Recording drums that sound both hyper-polished and authentic has always been something of a black art — one that isn't taught at any school, one that you could only learn from one of the few elite engineers scattered across the planet. Until now.

In this three-day class, free to watch while live, you'll learn the real-world production techniques that producer Eyal Levi uses every day at Audiohammer Studios — on albums for bands like The Black Dahlia Murder, August Burns Red, Chelsea Grin, and Whitechapel. Eyal will show how to select the right drums for the sound you want, tune and set them up, and mic the kit. Oh, and did we mention that the legendary Sean Reinert (Cynic, Death) is the in-studio drummer?!

You'll also learn how to use virtual drums, including when to use Toontrack's Superior Drummer and other software instead of a human drummer. Finally, Eyal will reveal the closely-kept secrets for polishing tracks —everything from editing and sample replacement to layering samples. At the end of this class, you'll know the trade secrets of high-end drum production and be armed with a toolkit for creating world-class drum tracks.

Lessons

  1. Class Introduction
  2. The Tone Pie and Process Overview
  3. Getting the Lay of the Land and Q&A
  4. Assemble Your Gear
  5. Drum Tuning Part 1
  6. Drum Tuning Part 2
  7. Fine Tuning Tones Part 1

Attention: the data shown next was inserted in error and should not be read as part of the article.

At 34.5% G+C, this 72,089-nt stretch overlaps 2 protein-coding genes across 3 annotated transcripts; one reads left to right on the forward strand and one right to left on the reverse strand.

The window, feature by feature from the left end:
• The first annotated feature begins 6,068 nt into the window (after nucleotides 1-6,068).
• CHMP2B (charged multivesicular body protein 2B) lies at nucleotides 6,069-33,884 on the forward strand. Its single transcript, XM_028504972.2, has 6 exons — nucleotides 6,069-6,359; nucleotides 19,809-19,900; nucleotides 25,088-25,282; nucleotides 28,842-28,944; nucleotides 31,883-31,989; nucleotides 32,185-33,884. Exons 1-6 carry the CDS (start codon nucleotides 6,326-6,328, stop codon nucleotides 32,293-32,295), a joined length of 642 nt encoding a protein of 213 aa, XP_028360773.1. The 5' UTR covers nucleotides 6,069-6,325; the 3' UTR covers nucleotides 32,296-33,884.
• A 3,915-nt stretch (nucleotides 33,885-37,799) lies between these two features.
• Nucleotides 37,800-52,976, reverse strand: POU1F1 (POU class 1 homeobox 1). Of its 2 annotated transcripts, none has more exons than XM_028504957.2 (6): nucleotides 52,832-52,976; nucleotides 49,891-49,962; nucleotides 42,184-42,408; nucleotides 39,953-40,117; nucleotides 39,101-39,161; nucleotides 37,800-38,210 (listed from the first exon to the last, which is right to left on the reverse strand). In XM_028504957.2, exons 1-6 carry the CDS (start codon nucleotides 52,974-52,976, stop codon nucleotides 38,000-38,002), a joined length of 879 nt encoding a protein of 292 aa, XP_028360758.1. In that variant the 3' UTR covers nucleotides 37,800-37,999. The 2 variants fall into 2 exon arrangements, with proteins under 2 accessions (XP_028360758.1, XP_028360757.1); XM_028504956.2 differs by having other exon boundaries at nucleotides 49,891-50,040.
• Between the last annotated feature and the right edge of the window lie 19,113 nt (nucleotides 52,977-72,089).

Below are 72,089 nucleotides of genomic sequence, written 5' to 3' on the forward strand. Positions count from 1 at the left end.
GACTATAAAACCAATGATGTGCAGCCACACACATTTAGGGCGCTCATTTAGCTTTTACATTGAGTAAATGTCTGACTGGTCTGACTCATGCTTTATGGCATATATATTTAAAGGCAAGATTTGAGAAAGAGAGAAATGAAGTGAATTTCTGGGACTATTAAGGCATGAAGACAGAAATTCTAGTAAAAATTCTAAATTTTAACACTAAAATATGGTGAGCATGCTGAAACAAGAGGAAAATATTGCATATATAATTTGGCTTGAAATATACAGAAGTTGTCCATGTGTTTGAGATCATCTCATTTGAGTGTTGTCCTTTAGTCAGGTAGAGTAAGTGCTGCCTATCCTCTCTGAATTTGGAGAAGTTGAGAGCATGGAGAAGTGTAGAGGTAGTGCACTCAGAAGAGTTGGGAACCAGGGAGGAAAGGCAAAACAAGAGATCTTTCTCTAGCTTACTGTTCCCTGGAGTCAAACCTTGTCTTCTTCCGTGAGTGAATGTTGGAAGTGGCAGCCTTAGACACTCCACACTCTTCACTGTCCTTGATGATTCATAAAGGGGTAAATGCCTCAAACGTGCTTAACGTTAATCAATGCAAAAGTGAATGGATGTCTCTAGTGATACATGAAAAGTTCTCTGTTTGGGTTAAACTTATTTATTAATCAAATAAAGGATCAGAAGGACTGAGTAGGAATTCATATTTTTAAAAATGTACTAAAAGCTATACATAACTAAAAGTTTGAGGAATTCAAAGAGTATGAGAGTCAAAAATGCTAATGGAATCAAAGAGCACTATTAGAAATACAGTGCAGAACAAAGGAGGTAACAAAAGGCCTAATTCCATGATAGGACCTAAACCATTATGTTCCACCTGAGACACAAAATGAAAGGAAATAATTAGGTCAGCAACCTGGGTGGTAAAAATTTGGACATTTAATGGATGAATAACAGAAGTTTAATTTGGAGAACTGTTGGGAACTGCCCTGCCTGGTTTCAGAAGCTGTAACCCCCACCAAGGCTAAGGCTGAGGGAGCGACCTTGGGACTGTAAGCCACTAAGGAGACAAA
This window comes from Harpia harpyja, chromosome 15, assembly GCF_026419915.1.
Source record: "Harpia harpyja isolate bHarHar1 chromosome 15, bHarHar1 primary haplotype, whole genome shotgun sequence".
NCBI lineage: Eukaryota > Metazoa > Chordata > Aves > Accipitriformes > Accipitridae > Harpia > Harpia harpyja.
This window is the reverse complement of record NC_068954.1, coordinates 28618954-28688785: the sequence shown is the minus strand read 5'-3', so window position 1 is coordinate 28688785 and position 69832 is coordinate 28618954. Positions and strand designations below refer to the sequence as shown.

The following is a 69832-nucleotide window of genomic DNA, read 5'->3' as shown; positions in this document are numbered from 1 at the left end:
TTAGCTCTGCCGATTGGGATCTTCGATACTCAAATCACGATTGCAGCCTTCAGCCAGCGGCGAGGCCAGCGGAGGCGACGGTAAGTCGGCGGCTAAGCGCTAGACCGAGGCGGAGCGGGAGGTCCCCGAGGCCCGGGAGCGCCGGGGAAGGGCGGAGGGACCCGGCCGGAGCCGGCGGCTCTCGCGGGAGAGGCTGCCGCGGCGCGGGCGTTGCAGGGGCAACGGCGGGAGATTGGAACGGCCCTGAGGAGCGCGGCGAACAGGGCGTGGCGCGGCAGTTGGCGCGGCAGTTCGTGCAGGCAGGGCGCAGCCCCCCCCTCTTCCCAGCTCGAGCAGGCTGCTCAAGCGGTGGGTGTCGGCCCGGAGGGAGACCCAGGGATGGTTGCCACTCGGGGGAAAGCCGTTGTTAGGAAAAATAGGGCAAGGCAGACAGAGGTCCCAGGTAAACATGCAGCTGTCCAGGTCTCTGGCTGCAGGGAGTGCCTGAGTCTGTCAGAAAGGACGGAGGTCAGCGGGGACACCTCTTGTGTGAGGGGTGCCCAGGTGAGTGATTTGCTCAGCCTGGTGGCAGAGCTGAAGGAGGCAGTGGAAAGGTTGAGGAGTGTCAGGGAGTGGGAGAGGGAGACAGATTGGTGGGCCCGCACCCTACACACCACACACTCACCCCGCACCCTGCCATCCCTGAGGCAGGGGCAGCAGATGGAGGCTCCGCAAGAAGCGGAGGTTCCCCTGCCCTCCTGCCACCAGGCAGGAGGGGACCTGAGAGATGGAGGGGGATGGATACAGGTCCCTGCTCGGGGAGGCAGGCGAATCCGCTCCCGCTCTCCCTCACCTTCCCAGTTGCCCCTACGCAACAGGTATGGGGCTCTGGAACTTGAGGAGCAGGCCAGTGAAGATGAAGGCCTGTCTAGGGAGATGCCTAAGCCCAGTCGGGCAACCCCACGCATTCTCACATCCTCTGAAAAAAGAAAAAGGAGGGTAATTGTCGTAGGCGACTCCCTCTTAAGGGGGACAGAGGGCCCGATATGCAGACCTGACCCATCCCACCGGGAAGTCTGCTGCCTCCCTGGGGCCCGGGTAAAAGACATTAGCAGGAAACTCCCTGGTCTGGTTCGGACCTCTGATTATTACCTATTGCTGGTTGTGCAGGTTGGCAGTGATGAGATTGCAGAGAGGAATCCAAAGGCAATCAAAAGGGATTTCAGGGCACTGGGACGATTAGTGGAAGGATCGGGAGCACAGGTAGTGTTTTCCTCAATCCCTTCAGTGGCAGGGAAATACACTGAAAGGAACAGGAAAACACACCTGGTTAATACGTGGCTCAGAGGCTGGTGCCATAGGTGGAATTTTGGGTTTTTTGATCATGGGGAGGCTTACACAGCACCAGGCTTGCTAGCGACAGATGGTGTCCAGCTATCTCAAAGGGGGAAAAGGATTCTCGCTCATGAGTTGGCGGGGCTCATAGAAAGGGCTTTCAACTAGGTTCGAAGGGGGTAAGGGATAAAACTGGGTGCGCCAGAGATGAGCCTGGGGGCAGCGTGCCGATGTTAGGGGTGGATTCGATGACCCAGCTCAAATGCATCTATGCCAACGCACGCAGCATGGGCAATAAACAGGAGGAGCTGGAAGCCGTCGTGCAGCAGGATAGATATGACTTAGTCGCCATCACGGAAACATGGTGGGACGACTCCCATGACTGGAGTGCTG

8. Fine Tuning Tones Part 2
  9. General Guidelines of Tracking Drums
  10. Tracking with Sean Reinert
  11. Pop Quiz
  12. Basics of Superior Drummer
  13. EZDrummer vs Superior Drummer
  14. Constructing a Metal Drum Kit Part 1
  15. Constructing a Metal Drum Kit Part 2
  16. Constructing a Rock Drum Kit
  17. Grooves and Programming
  18. General Q&A
  19. Prepping Virtual Drums for the Mix
  20. Superior Review with Q&A
  21. Intro to Mixing and Drum Clean Up
  22. Interview with John Douglass
  23. Intro to Drum Editing
  24. Manual Editing Approach
  25. Editing with Beat Detective
  26. Editing with Elastic Audio
  27. Sample Layering
  28. Replacements
  29. Gain Staging and Bussing
  30. Mixing Essentials
  31. Compression and Parallel Compression
  32. Reverb and Automation
  33. Mixing Tips and Tricks
  1. Bonus: EZDrummer - Introduction
  2. Bonus: EZDrummer - Intro to EZDrummer
  3. Bonus: EZDrummer - EZDrummer Foundations
  4. Bonus: EZDrummer - How a Drummer Plays
  5. Bonus: EZDrummer - Part Writing Part 1
  6. Bonus: EZDrummer - Part Writing Part 2
  7. Bonus: EZDrummer - Part Writing Q&A
  8. Bonus: EZDrummer - Intro to Grooves
  9. Bonus: EZDrummer - Writing from Scratch
  10. Bonus: EZDrummer - Intro to Fills
  11. Bonus: EZDrummer - Writing Fills
  12. Bonus: EZDrummer - Mixing in Your DAW
  13. Bonus: EZDrummer - Bussing and EQ
  14. Bonus: EZDrummer - Compression and Reverb
  15. Bonus: EZDrummer - Conclusion with Q&A
  16. Bonus Video: Editing
  17. Bonus Video: Toms and Cymbals
  18. Bonus Video: Snare Midi
  19. Bonus Video: Kick Midi

Reviews

Michael Nolasco
 

To the guy that said buyer beware: this is an advanced production class, it's not meant for beginners who are learning to mic up a kit. I'm a beginner, but i'm using superior drummer, so this class was perfect for me to learn how to process drums post recording. I refer to it constantly. The editing videos are also prime information.